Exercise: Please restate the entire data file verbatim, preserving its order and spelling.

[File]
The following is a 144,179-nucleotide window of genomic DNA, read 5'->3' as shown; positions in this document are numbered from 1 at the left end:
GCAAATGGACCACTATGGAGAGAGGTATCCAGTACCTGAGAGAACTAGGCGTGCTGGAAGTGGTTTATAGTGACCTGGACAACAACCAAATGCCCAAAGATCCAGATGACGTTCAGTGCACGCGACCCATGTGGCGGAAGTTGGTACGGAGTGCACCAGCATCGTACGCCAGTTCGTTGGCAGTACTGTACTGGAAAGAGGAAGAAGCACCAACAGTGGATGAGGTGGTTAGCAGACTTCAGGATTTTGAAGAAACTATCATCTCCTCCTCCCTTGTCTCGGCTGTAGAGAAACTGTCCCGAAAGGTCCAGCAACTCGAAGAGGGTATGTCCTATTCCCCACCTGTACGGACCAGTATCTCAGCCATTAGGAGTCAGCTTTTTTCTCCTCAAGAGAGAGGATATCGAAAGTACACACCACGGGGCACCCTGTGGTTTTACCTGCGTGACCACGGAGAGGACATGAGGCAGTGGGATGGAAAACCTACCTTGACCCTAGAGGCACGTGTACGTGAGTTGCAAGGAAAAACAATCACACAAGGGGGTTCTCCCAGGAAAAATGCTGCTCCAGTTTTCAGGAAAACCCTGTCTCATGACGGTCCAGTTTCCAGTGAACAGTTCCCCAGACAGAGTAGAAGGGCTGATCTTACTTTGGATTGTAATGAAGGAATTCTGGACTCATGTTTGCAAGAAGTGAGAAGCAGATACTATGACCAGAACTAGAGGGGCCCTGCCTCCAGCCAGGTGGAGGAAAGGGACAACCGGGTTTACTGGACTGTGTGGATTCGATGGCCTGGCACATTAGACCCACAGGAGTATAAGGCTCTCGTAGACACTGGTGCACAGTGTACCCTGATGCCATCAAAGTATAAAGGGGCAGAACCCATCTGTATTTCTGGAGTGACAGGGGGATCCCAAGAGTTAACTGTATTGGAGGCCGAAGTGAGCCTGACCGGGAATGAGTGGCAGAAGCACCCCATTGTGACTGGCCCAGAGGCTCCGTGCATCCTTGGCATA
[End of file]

The following is a 144,179-nucleotide window of genomic DNA, read 5'->3' as shown; positions in this document are numbered from 1 at the left end:
GCAAATGGACCACTATGGAGAGAGGTATCCAGTACCTGAGAGAACTAGGCGTGCTGGAAGTGGTTTATAGTGACCTGGACAACAACCAAATGCCCAAAGATCCAGATGACGTTCAGTGCACGCGACCCATGTGGCGGAAGTTGGTACGGAGTGCACCAGCATCGTACGCCAGTTCGTTGGCAGTACTGTACTGGAAAGAGGAAGAAGCACCAACAGTGGATGAGGTGGTTAGCAGACTTCAGGATTTTGAAGAAACTATCATCTCCTCCTCCCTTGTCTCGGCTGTAGAGAAACTGTCCCGAAAGGTCCAGCAACTCGAAGAGGGTATGTCCTATTCCCCACCTGTACGGACCAGTATCTCAGCCATTAGGAGTCAGCTTTTTTCTCCTCAAGAGAGAGGATATCGAAAGTACACACCACGGGGCACCCTGTGGTTTTACCTGCGTGACCACGGAGAGGACATGAGGCAGTGGGATGGAAAACCTACCTTGACCCTAGAGGCACGTGTACGTGAGTTGCAAGGAAAAACAATCACACAAGGGGGTTCTCCCAGGAAAAATGCTGCTCCAGTTTTCAGGAAAACCCTGTCTCATGACGGTCCAGTTTCCAGTGAACAGTTCCCCAGACAGAGTAGAAGGGCTGATCTTACTTTGGATTGTAATGAAGGAATTCTGGACTCATGTTTGCAAGAAGTGAGAAGCAGATACTATGACCAGAACTAGAGGGGCCCTGCCTCCAGCCAGGTGGAGGAAAGGGACAACCGGGTTTACTGGACTGTGTGGATTCGATGGCCTGGCACATTAGACCCACAGGAGTATAAGGCTCTCGTAGACACTGGTGCACAGTGTACCCTGATGCCATCAAAGTATAAAGGGGCAGAACCCATCTGTATTTCTGGAGTGACAGGGGGATCCCAAGAGTTAACTGTATTGGAGGCCGAAGTGAGCCTGACCGGGAATGAGTGGCAGAAGCACCCCATTGTGACTGGCCCAGAGGCTCCGTGCATCCTTGGCATA